#4170

    Nasty woman
    Participant

    I’ve had several relationships were the men haven’t coped very well at how mentally and physically strong I am, I kid you not. One used to get quite frustrated that he appeared to struggle lifting things at the farm when I was flinging the things over my back like it were a light rucksack!

    There are some blokes out there who actually do want a lady to ‘look after’ and while I imagine a lot of women would love this, I am certainly not one of them. I don’t even like the gentlemanly stuff like pulling the ladies chair out for them or helping them put their jacket on.

    It really is no wonder I’m single!

    #4171

    soccerballz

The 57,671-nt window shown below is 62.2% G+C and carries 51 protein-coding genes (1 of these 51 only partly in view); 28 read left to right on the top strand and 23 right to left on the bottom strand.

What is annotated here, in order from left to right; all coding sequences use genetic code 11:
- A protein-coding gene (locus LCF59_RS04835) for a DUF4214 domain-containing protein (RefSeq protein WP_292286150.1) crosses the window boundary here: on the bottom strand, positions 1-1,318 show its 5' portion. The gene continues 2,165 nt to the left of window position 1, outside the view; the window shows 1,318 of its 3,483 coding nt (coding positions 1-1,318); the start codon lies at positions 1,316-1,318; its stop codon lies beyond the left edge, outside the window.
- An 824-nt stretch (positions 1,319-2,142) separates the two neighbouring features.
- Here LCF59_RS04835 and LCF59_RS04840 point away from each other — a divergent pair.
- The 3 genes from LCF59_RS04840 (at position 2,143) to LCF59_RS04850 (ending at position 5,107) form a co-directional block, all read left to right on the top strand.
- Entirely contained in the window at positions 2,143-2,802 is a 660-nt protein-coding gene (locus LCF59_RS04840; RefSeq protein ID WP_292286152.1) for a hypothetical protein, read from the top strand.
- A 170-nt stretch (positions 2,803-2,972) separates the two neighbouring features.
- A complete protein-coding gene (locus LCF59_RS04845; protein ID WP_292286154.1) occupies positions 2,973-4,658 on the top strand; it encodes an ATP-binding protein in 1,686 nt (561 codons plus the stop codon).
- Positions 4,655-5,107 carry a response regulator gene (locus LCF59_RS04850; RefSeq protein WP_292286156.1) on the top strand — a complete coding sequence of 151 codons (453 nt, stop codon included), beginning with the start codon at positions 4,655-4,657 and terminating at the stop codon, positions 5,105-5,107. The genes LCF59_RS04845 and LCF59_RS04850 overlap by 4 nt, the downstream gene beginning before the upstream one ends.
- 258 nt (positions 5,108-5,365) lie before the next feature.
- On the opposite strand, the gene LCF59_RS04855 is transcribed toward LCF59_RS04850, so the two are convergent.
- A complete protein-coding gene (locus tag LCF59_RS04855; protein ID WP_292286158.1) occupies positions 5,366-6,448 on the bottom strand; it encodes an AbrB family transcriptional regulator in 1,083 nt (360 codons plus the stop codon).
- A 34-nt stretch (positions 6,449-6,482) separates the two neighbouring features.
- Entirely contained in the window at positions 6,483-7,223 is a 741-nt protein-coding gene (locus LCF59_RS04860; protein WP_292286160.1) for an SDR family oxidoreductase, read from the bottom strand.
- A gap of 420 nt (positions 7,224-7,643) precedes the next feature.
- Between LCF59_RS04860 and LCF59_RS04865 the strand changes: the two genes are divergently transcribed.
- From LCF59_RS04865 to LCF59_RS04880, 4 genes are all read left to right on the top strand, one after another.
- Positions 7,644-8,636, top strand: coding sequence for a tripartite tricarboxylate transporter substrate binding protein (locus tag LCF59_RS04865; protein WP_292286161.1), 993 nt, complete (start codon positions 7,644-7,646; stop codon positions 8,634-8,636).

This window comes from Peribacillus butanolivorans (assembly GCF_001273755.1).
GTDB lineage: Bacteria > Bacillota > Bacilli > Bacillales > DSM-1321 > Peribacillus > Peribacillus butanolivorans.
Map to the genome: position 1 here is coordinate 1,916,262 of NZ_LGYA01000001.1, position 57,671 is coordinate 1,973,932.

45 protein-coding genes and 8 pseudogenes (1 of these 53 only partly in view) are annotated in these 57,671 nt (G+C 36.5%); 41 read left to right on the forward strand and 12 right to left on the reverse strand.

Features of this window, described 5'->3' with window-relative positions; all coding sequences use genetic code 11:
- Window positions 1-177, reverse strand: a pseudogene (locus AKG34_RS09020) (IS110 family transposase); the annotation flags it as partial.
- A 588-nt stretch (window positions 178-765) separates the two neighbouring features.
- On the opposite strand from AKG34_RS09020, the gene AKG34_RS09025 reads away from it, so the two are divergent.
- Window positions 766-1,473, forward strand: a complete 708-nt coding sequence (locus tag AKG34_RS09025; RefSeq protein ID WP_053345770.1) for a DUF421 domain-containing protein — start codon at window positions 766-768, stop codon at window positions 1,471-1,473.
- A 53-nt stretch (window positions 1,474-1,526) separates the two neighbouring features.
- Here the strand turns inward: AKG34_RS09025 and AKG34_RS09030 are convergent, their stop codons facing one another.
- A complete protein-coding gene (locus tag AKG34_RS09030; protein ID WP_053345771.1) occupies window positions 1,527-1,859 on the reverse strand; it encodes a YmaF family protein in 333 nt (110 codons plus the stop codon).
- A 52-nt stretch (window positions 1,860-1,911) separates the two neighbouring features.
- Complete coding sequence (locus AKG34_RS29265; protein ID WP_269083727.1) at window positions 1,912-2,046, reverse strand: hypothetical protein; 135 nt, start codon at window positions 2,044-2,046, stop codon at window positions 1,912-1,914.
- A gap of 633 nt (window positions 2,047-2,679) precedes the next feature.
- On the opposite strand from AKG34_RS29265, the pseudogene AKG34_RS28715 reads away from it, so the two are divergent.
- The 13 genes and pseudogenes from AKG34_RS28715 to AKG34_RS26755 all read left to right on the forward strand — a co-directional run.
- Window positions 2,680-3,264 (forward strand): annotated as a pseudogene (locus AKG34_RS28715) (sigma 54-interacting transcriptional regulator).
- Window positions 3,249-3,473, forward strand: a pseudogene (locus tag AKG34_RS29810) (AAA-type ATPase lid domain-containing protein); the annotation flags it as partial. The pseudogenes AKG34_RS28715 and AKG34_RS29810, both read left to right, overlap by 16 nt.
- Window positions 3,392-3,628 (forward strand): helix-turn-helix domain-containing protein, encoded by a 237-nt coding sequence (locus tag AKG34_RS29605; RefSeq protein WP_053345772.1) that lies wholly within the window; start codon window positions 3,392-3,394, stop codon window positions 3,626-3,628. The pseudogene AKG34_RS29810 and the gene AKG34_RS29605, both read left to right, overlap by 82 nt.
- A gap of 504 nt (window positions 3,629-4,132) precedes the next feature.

Participant

    @nasty-woman I wonder how many men there are out there who want Victorian type women given to fainting at every opportunity? I couldn’t stand a man like that. I want to be supported and treated as an equal (even if I am different e.g. better driver, less able to pick up 40kg sacks, better at mental arithmetic, worse at cooking or whatever) and the idea of a man who is so insecure that I have to be, or more likely pretend to be, useless appalls me. I am not single but I would be if those sort of men were the only ones available, ha ha

    #4172

    pippy
    Participant

    I have a friend who’s been married to his wife for 10 years. She would think herself feisty (yuk) and possibly an independent woman. He fell in love with her and I think enjoyed being her rock and being relied upon as she struggles with depression and possibly bipolar on and off. I also personally find her difficult to gel with and confrontational.